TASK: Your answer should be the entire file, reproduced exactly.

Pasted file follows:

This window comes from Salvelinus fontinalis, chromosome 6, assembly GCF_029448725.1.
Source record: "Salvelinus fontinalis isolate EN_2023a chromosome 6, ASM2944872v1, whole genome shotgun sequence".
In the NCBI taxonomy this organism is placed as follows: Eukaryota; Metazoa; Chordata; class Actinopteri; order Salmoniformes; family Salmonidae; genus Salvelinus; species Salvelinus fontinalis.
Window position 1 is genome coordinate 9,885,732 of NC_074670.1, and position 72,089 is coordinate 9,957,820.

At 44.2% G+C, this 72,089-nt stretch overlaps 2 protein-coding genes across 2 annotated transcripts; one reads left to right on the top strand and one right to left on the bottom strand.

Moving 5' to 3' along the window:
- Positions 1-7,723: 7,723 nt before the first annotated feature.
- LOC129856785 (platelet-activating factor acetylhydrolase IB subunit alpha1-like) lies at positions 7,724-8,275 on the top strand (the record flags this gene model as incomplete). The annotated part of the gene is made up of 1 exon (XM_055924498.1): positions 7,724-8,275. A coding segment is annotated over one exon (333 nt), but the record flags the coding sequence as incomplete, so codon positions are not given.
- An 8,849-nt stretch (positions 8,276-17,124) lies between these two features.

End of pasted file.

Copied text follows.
This window comes from Salvelinus fontinalis, chromosome 6, assembly GCF_029448725.1.
Source record: "Salvelinus fontinalis isolate EN_2023a chromosome 6, ASM2944872v1, whole genome shotgun sequence".
In the NCBI taxonomy this organism is placed as follows: Eukaryota; Metazoa; Chordata; class Actinopteri; order Salmoniformes; family Salmonidae; genus Salvelinus; species Salvelinus fontinalis.
Window position 1 is genome coordinate 9,885,732 of NC_074670.1, and position 72,089 is coordinate 9,957,820.

At 44.2% G+C, this 72,089-nt stretch overlaps 2 protein-coding genes across 2 annotated transcripts; one reads left to right on the top strand and one right to left on the bottom strand.

Moving 5' to 3' along the window:
- Positions 1-7,723: 7,723 nt before the first annotated feature.
- LOC129856785 (platelet-activating factor acetylhydrolase IB subunit alpha1-like) lies at positions 7,724-8,275 on the top strand (the record flags this gene model as incomplete). The annotated part of the gene is made up of 1 exon (XM_055924498.1): positions 7,724-8,275. A coding segment is annotated over one exon (333 nt), but the record flags the coding sequence as incomplete, so codon positions are not given.
- An 8,849-nt stretch (positions 8,276-17,124) lies between these two features.